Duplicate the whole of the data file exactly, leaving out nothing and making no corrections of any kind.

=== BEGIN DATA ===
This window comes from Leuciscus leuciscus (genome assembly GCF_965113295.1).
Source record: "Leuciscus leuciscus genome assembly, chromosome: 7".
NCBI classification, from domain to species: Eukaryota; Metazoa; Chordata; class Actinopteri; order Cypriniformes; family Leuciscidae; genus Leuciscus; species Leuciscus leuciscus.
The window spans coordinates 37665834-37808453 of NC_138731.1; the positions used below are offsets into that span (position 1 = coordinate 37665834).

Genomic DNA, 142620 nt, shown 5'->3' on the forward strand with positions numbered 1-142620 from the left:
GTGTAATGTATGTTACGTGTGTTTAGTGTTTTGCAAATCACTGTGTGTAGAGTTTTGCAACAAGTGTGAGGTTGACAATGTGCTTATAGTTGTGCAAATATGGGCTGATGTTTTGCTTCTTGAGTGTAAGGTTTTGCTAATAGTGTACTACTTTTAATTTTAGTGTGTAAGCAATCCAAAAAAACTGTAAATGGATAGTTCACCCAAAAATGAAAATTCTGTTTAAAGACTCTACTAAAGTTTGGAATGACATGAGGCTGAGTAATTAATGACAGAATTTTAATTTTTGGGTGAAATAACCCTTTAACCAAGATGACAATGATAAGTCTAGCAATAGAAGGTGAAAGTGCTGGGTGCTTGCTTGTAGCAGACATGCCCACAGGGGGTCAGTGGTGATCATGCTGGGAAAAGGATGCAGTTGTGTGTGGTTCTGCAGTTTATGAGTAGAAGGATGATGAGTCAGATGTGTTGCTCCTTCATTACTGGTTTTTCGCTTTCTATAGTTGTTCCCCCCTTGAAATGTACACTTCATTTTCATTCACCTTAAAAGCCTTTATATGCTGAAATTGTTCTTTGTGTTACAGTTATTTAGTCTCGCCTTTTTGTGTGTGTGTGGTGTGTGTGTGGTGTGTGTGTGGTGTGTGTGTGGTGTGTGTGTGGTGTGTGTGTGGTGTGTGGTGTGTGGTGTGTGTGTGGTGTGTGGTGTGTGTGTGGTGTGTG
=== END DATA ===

This window comes from Leuciscus leuciscus (genome assembly GCF_965113295.1).
Source record: "Leuciscus leuciscus genome assembly, chromosome: 7".
NCBI classification, from domain to species: Eukaryota; Metazoa; Chordata; class Actinopteri; order Cypriniformes; family Leuciscidae; genus Leuciscus; species Leuciscus leuciscus.
The window spans coordinates 37665834-37808453 of NC_138731.1; the positions used below are offsets into that span (position 1 = coordinate 37665834).

Genomic DNA, 142620 nt, shown 5'->3' on the forward strand with positions numbered 1-142620 from the left:
GTGTAATGTATGTTACGTGTGTTTAGTGTTTTGCAAATCACTGTGTGTAGAGTTTTGCAACAAGTGTGAGGTTGACAATGTGCTTATAGTTGTGCAAATATGGGCTGATGTTTTGCTTCTTGAGTGTAAGGTTTTGCTAATAGTGTACTACTTTTAATTTTAGTGTGTAAGCAATCCAAAAAAACTGTAAATGGATAGTTCACCCAAAAATGAAAATTCTGTTTAAAGACTCTACTAAAGTTTGGAATGACATGAGGCTGAGTAATTAATGACAGAATTTTAATTTTTGGGTGAAATAACCCTTTAACCAAGATGACAATGATAAGTCTAGCAATAGAAGGTGAAAGTGCTGGGTGCTTGCTTGTAGCAGACATGCCCACAGGGGGTCAGTGGTGATCATGCTGGGAAAAGGATGCAGTTGTGTGTGGTTCTGCAGTTTATGAGTAGAAGGATGATGAGTCAGATGTGTTGCTCCTTCATTACTGGTTTTTCGCTTTCTATAGTTGTTCCCCCCTTGAAATGTACACTTCATTTTCATTCACCTTAAAAGCCTTTATATGCTGAAATTGTTCTTTGTGTTACAGTTATTTAGTCTCGCCTTTTTGTGTGTGTGTGGTGTGTGTGTGGTGTGTGTGTGGTGTGTGTGTGGTGTGTGTGTGGTGTGTGTGTGGTGTGTGGTGTGTGGTGTGTGTGTGGTGTGTGGTGTGTGTGTGGTGTGTG